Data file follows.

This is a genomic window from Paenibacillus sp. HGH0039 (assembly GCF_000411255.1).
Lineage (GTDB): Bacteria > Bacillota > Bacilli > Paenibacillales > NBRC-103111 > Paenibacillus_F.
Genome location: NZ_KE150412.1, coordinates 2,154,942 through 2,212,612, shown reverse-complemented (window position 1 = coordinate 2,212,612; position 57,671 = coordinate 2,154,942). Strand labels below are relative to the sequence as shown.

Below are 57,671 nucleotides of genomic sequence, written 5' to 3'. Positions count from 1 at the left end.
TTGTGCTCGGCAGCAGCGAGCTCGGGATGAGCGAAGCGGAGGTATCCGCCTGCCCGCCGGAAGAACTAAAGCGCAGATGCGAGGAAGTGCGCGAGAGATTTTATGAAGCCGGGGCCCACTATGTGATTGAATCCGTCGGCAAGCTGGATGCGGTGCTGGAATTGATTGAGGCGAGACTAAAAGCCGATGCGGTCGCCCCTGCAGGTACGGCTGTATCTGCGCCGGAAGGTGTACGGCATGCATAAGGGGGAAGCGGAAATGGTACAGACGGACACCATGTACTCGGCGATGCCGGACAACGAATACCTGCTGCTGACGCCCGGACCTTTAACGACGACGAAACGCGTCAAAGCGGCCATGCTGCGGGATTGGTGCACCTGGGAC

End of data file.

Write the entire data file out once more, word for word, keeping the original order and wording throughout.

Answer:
This is a genomic window from Paenibacillus sp. HGH0039 (assembly GCF_000411255.1).
Lineage (GTDB): Bacteria > Bacillota > Bacilli > Paenibacillales > NBRC-103111 > Paenibacillus_F.
Genome location: NZ_KE150412.1, coordinates 2,154,942 through 2,212,612, shown reverse-complemented (window position 1 = coordinate 2,212,612; position 57,671 = coordinate 2,154,942). Strand labels below are relative to the sequence as shown.

Below are 57,671 nucleotides of genomic sequence, written 5' to 3'. Positions count from 1 at the left end.
TTGTGCTCGGCAGCAGCGAGCTCGGGATGAGCGAAGCGGAGGTATCCGCCTGCCCGCCGGAAGAACTAAAGCGCAGATGCGAGGAAGTGCGCGAGAGATTTTATGAAGCCGGGGCCCACTATGTGATTGAATCCGTCGGCAAGCTGGATGCGGTGCTGGAATTGATTGAGGCGAGACTAAAAGCCGATGCGGTCGCCCCTGCAGGTACGGCTGTATCTGCGCCGGAAGGTGTACGGCATGCATAAGGGGGAAGCGGAAATGGTACAGACGGACACCATGTACTCGGCGATGCCGGACAACGAATACCTGCTGCTGACGCCCGGACCTTTAACGACGACGAAACGCGTCAAAGCGGCCATGCTGCGGGATTGGTGCACCTGGGAC